QUOTE(KevinKorell @ Jul 28 2012, 10:37 AM)
The way it was worded it is confusing whether they were talking just about the future HSR trains, or Amtrak trains in general including the Regionals. I assume that Regionals will follow the pattern they do today. If Secaucus is added as a stop, IMO it probably should not be done by trains that also stop at Newark Airport. An Amtrak train that would stop at New York Penn, Secaucus, Newark Penn, and Newark Airport would be making 4 stops within 13 miles, which kind of defeats the purpose of passengers paying for premium service over commuter trains.
The same train does not have to make all stops. In the UK on the WCML and the ECML for example different trains run with different stop patterns skipping many stops, but on the whole many more stations are served by fast service. It would make sense to have two or three different stopping patterns depending on how many trains are run per hour etc.
BTW, I did point out to the editor the confusing nature of the article.
New Brunswick, NJ has very frequent NJT service; if Amtrak were to be out of the picture at NBK it would not be a problem. But again, trains stopping at Metropark (MET) should not also stop at NBK. I see Metropark as more important because it is primarily a park & ride facility that is near the intersection of most of the state's major highways where they all meet near Woodbridge and Perth Amboy.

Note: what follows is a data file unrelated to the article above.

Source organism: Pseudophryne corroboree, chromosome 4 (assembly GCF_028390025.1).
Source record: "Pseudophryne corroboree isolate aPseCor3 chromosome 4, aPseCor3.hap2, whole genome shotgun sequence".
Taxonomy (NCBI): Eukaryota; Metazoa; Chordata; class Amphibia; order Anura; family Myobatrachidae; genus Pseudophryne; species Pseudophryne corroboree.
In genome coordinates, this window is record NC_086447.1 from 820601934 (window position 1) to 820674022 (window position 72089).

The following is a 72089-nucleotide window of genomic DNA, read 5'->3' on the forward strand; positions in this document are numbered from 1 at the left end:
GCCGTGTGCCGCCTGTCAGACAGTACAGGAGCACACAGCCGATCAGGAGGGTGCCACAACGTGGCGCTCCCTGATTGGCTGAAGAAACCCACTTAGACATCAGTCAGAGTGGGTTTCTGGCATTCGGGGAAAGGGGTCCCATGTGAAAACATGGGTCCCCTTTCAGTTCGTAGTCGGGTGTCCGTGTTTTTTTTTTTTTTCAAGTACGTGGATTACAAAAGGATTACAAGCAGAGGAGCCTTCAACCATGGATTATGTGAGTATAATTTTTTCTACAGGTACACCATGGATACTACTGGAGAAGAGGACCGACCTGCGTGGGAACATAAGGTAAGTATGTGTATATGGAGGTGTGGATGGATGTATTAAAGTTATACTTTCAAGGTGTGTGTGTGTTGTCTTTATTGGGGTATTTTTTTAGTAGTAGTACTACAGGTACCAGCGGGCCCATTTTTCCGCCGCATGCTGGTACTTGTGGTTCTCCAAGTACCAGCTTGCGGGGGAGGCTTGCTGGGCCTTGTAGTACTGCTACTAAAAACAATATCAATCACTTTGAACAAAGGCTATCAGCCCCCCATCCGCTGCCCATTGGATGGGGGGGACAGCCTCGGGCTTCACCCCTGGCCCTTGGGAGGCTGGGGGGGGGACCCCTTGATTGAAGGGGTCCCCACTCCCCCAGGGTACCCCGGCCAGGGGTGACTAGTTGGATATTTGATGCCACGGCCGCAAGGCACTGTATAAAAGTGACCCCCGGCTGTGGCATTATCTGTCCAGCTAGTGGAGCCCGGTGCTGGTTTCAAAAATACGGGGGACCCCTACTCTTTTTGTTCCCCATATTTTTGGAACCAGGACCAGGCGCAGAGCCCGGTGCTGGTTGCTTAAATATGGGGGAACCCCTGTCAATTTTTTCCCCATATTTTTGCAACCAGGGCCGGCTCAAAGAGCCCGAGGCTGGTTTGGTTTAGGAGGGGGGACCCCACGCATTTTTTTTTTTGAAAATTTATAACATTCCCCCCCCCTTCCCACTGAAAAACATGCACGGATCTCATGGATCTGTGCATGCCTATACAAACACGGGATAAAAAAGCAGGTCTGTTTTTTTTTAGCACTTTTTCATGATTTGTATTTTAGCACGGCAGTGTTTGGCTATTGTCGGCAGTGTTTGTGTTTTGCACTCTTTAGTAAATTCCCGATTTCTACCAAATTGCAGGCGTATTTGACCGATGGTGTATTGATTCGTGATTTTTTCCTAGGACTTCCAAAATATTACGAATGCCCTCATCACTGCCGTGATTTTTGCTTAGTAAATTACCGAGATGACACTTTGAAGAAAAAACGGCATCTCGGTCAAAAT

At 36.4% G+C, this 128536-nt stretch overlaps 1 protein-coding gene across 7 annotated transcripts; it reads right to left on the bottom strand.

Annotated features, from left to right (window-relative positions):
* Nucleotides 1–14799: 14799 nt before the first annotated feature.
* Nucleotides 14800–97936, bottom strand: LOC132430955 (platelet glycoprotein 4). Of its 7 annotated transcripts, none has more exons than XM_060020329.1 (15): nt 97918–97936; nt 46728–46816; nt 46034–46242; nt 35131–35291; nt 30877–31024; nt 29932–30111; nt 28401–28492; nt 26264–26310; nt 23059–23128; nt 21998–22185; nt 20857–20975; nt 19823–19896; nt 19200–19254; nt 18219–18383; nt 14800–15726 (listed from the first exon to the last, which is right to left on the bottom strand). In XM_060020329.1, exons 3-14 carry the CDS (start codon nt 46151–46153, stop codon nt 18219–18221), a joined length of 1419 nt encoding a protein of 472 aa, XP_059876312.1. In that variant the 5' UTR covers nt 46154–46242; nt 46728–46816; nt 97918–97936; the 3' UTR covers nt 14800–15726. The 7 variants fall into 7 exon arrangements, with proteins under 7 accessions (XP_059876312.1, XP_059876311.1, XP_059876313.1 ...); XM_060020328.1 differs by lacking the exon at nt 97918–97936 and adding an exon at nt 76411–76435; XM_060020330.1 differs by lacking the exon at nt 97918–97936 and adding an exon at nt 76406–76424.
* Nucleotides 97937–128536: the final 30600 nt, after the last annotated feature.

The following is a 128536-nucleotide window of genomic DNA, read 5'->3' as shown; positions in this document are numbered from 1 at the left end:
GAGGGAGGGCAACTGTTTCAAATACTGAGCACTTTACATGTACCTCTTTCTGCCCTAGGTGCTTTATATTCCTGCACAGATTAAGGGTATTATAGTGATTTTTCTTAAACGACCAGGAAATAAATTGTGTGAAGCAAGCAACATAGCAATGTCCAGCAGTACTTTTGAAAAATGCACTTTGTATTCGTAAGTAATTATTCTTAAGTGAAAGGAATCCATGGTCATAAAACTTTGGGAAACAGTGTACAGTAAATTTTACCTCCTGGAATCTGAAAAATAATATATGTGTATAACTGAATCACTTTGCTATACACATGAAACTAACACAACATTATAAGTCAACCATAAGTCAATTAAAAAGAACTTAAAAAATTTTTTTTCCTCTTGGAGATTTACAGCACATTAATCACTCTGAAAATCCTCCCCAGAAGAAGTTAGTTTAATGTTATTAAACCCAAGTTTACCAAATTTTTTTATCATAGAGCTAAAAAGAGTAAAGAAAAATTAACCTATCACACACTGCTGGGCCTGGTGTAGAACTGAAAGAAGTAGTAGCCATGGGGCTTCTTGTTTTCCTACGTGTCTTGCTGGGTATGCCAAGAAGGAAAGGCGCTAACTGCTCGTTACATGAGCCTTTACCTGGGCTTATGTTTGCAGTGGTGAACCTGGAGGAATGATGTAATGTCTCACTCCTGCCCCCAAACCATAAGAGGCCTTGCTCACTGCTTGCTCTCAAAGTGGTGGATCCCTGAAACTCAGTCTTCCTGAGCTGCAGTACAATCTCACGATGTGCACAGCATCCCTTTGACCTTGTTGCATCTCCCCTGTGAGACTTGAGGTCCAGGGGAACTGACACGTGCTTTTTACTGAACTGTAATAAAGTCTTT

Also hand in hand with this should go a common ticketing thing where Amtrak is able to issue a ticket from anywhere on its system to a NJT stop on the NEC via a trnafer at Trenton or Newark as a starter. NEC has only 5 fare zones so this should not break the bank for Amtrak. The NJT leg would simply use whatever NJT zone fare is, just like is done for the ACY Line. I have actually talked about this to NJT powers that be and they are recptive to it. next we need to talk to Amtrak, which will be done in the next few months, and then we can see where this may or may not go.
Keystones that run through New Jersey essentially provide express service and also serve as a relef valve for the busy PHL-NYP market. They could make more stops, but keeping most of the ridership between those two endpoints makes them more attractive and frees up seats on the Regionals for those travelling further distances outside that 91-mile segment of the corridor.
The primary attraction of Keystone is its generally lower fare. One or two additional stops will add 5 to 10 mins to the overall run time if that, and should not break the bank either. The primary issue here is not the stops themselves but the conflict with NJT on the outer tracks and the need for more careful path scheduling at the stations where Amtrak trains stop. Higher speed crossovers and more of them at more critical places as envisaged in the NEC plan will make this easier to handle in the future than it is now.